Radiation therapy can cause inflammation; therefore the patient is monitored for increasing ICP. If radiation is to be used after surgery, it will be delayed until the surgical wound has healed. However, even after local healing occurs, radiation can break down the wound; therefore the area of the incision must be assessed for infection and sinus formation. Chemotherapy for malignant brain tumors includes use of nitrosureas (BCNU, CCNU, procarbazine) to help break down the blood-brain barrier allowing entrance of other chemotherapy agents. Antiemetics are provided before and after chemotherapy to minimize nausea and prevent vomiting. The patient is assessed over the following weeks for bone marrow suppression, is advised to report signs of infection or bleeding, and is to avoid contact with crowds and people with respiratory infections. The oral agent temozolomide (Temodar) crosses the blood-brain barrier and is usually well tolerated by the patient. Intrathecal or intra-arterial administration helps increase drug action. Convection-enhanced delivery systems infuse the antitumor agent directly into the brain, bypassing the blood-brain barrier, to pump drugs slowly through 2 to 4 implanted catheters to where a tumor was removed, to attach to and kill remaining tumor cells, and to shrink a tumor before surgery. A disc-shaped drug wafer can be implanted during surgery to deliver chemotherapy directly to the tumor. MRI spectroscopy reveals the physiology of treated tumors to differentiate dead tissue from an actively growing tumor. The patient must be monitored closely for changes in neurologic status and increases in ICP. A patent airway must be maintained and respiratory changes monitored. The patient's safety must be ensured. Temperature must be monitored closely. Steroids and osmotic diuretics are administered as prescribed. Fluid intake may be restricted to 1500 ml/24 hr. Fluid and electrolyte balance is monitored to prevent dehydration. Stress ulcers may occur; therefore the patient is assessed for abdominal distention, pain, vomiting, and tarry stools. Stools are tested for occult blood. Antacids and anti-histamine-2 agents are administered as prescribed.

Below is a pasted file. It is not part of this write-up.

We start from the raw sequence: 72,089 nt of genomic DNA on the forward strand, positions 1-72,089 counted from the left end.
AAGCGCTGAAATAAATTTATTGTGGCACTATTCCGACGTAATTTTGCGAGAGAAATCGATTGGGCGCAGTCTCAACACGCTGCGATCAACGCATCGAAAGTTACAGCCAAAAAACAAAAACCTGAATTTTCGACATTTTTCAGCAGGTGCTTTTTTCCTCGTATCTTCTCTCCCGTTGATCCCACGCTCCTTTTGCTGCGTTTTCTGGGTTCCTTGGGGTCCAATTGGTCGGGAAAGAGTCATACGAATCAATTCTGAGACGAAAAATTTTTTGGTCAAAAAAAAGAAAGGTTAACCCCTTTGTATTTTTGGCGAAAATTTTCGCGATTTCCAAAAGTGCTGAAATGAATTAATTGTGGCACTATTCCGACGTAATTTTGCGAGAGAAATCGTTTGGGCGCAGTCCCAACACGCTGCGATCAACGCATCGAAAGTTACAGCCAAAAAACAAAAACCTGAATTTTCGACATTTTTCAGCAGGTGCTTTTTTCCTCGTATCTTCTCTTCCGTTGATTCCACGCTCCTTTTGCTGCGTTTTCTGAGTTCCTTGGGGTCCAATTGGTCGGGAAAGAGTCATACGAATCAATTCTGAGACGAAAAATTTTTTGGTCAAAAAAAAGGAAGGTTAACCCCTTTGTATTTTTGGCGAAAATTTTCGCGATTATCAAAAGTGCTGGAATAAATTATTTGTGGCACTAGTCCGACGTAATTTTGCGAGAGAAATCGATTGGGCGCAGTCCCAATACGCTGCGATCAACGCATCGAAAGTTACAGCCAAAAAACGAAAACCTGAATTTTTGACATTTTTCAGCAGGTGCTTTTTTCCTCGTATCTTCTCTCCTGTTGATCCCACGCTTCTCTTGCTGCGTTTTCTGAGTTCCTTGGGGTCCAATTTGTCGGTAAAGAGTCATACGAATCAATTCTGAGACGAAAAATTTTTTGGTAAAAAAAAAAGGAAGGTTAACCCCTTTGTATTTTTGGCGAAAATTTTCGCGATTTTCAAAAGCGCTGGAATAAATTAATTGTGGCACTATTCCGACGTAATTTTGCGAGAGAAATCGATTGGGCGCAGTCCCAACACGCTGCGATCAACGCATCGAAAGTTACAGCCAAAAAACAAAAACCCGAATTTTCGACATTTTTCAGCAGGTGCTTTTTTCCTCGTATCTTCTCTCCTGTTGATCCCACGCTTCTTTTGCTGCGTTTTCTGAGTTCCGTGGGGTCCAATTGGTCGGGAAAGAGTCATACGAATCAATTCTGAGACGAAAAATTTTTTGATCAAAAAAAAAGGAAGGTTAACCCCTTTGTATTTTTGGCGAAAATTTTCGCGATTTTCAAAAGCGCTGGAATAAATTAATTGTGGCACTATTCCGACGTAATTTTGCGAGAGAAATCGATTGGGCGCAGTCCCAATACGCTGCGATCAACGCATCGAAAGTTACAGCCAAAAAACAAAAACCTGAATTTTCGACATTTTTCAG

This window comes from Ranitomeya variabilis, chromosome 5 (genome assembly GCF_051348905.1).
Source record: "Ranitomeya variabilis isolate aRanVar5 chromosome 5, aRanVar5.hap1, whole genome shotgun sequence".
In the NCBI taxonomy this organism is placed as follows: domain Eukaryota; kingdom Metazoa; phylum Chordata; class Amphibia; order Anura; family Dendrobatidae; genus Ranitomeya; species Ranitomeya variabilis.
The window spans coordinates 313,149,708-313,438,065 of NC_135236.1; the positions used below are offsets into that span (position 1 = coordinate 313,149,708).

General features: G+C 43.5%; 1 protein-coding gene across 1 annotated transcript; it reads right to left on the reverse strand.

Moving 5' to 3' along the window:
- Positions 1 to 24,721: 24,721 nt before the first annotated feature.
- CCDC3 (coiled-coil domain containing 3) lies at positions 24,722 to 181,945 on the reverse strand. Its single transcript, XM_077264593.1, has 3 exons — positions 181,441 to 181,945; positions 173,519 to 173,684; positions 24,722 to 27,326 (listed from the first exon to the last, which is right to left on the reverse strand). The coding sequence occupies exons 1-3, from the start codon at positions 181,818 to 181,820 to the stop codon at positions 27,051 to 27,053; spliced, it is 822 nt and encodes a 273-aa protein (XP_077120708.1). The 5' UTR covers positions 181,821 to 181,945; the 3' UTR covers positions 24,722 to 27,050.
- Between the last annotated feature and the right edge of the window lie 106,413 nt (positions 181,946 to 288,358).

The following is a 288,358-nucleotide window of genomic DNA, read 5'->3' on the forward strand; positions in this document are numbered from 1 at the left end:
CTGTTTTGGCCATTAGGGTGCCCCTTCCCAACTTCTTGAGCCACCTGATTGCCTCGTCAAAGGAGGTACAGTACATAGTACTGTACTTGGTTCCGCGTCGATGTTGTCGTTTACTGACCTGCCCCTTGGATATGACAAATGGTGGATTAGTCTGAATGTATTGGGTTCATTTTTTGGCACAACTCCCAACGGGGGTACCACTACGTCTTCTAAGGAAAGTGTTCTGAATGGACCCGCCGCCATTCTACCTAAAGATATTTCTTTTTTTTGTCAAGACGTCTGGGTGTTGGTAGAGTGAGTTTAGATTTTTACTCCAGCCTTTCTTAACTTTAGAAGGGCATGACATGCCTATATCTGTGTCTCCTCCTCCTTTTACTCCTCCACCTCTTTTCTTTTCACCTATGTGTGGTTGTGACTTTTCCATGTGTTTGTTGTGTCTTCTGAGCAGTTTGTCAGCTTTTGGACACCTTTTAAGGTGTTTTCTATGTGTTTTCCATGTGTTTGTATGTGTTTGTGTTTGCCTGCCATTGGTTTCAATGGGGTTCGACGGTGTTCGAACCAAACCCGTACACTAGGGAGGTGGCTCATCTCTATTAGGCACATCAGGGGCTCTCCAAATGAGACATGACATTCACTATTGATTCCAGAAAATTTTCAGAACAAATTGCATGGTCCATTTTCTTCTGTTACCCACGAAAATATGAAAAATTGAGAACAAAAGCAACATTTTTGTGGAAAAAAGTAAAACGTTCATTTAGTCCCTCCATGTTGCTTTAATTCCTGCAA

For postcraniotomy surgery, all general patient care concerns apply. General neurologic status and ICP remain the assessment priorities. Positioning of the patient after surgery depends on the procedure: after supratentorial craniotomy, the head of the bed should be elevated 30° and the patient positioned on the side to promote venous drainage, reduce cerebral edema, allow drainage of secretions and prevent aspiration. After infratentorial craniotomy, the patient should be kept flat for 48 hr but log-rolled side to side every 2 hr to minimize complications from immobility. Because brain tumors and their treatment frequently result in residual disabling neurologic deficits, a rehabilitation program should be started early. Physical and occupational therapists help the patient maintain independence and quality of life and provide aids for self-care and mobility. If the patient is aphasic or develops dysphagia, a speech pathologist must be consulted. Depression is common, and psychological consultation for behavioral or drug therapies may be helpful.

Emotional support is provided to the patient and family for treatments, disabilities, changes in lifestyle, and end-of-life issues. The patient and family are referred to resource and support services (e.g., social service, home health care agencies, the American Cancer Society, and other such voluntary agencies).


Brenner tumor

See: Brenner tumor

brown tumor

A benign fibrotic mass found within the bone of patients with unchecked hyperparathyroidism. The tumor appears brown on gross examination because it contains blood and by-products of the metabolism of hemoglobin.

Buschke-Loewenstein tumor

A giant condyloma acuminatum, typically found on the genitals or anus, caused by infection with papilloma virus. In men, it is almost always found under the foreskin (it is rarely reported in circumcised men). It may transform into a verrucous carcinoma and cause deep local tissue invasion.

calcifying epithelial odontogenic tumor

Pindborg tumor.

carotid body tumor

A benign tumor of the carotid body.

collision tumor

1. A malignant growth made up of two or more different cell types occurring simultaneously in the same location.
2. A cancerous growth made up of two or more malignancies that have metastasized toward each other.

connective tissue tumor

Any tumor of connective tissue such as fibroma, lipoma, chondroma, or sarcoma.

Dapaong tumor

A painful, nodular mass in the large bowel, a result of infection with Oesophagostomum bifurcum, a West African worm.

desmoid tumor

A tumor of fibrous connective tissue.
Synonym: desmoma

dysembryoplastic neuroepithelial tumor

Abbreviation: DNET
A benign mass of misshapen brain cells. DNETs are a relatively rare cause of seizures in children and adolescents.

endocrine-inactive tumor